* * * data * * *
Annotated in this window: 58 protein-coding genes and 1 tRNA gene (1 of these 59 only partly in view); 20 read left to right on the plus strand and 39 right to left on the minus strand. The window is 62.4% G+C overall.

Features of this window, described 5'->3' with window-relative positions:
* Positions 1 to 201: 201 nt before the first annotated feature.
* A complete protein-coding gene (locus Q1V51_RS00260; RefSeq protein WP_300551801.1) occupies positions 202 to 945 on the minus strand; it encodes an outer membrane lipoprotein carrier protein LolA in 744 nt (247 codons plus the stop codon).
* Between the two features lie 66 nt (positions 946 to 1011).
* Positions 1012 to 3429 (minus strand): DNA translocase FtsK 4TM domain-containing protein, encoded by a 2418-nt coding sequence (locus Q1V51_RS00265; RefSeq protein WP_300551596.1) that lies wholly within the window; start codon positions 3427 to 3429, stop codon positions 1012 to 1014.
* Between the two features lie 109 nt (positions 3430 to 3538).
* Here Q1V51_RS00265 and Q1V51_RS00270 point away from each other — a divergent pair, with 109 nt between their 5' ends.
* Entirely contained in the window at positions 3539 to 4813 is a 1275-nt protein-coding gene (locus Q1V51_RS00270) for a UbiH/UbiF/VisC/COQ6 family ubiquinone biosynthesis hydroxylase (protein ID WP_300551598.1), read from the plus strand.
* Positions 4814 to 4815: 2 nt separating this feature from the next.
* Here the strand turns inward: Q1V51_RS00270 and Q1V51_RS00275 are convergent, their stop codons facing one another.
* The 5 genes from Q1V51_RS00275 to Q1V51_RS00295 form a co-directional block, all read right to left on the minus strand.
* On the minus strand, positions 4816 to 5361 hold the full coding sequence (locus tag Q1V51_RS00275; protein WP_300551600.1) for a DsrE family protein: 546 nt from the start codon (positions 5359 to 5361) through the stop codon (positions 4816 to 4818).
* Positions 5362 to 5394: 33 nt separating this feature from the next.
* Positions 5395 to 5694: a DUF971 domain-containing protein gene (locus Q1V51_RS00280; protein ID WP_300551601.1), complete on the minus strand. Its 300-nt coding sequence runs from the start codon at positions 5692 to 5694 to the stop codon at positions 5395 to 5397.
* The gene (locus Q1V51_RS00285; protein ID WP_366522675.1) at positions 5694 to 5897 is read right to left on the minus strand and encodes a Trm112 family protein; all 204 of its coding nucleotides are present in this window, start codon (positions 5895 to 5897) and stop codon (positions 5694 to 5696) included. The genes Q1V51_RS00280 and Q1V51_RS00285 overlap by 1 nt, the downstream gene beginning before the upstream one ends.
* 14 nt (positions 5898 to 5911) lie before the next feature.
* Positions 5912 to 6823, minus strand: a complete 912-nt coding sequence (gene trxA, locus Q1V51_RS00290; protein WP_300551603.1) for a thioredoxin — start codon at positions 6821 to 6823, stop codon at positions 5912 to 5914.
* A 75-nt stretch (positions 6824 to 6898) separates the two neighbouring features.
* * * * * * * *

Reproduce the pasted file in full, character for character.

Annotated in this window: 58 protein-coding genes and 1 tRNA gene (1 of these 59 only partly in view); 20 read left to right on the plus strand and 39 right to left on the minus strand. The window is 62.4% G+C overall.

Features of this window, described 5'->3' with window-relative positions:
* Positions 1 to 201: 201 nt before the first annotated feature.
* A complete protein-coding gene (locus Q1V51_RS00260; RefSeq protein WP_300551801.1) occupies positions 202 to 945 on the minus strand; it encodes an outer membrane lipoprotein carrier protein LolA in 744 nt (247 codons plus the stop codon).
* Between the two features lie 66 nt (positions 946 to 1011).
* Positions 1012 to 3429 (minus strand): DNA translocase FtsK 4TM domain-containing protein, encoded by a 2418-nt coding sequence (locus Q1V51_RS00265; RefSeq protein WP_300551596.1) that lies wholly within the window; start codon positions 3427 to 3429, stop codon positions 1012 to 1014.
* Between the two features lie 109 nt (positions 3430 to 3538).
* Here Q1V51_RS00265 and Q1V51_RS00270 point away from each other — a divergent pair, with 109 nt between their 5' ends.
* Entirely contained in the window at positions 3539 to 4813 is a 1275-nt protein-coding gene (locus Q1V51_RS00270) for a UbiH/UbiF/VisC/COQ6 family ubiquinone biosynthesis hydroxylase (protein ID WP_300551598.1), read from the plus strand.
* Positions 4814 to 4815: 2 nt separating this feature from the next.
* Here the strand turns inward: Q1V51_RS00270 and Q1V51_RS00275 are convergent, their stop codons facing one another.
* The 5 genes from Q1V51_RS00275 to Q1V51_RS00295 form a co-directional block, all read right to left on the minus strand.
* On the minus strand, positions 4816 to 5361 hold the full coding sequence (locus tag Q1V51_RS00275; protein WP_300551600.1) for a DsrE family protein: 546 nt from the start codon (positions 5359 to 5361) through the stop codon (positions 4816 to 4818).
* Positions 5362 to 5394: 33 nt separating this feature from the next.
* Positions 5395 to 5694: a DUF971 domain-containing protein gene (locus Q1V51_RS00280; protein ID WP_300551601.1), complete on the minus strand. Its 300-nt coding sequence runs from the start codon at positions 5692 to 5694 to the stop codon at positions 5395 to 5397.
* The gene (locus Q1V51_RS00285; protein ID WP_366522675.1) at positions 5694 to 5897 is read right to left on the minus strand and encodes a Trm112 family protein; all 204 of its coding nucleotides are present in this window, start codon (positions 5895 to 5897) and stop codon (positions 5694 to 5696) included. The genes Q1V51_RS00280 and Q1V51_RS00285 overlap by 1 nt, the downstream gene beginning before the upstream one ends.
* 14 nt (positions 5898 to 5911) lie before the next feature.
* Positions 5912 to 6823, minus strand: a complete 912-nt coding sequence (gene trxA, locus Q1V51_RS00290; protein WP_300551603.1) for a thioredoxin — start codon at positions 6821 to 6823, stop codon at positions 5912 to 5914.
* A 75-nt stretch (positions 6824 to 6898) separates the two neighbouring features.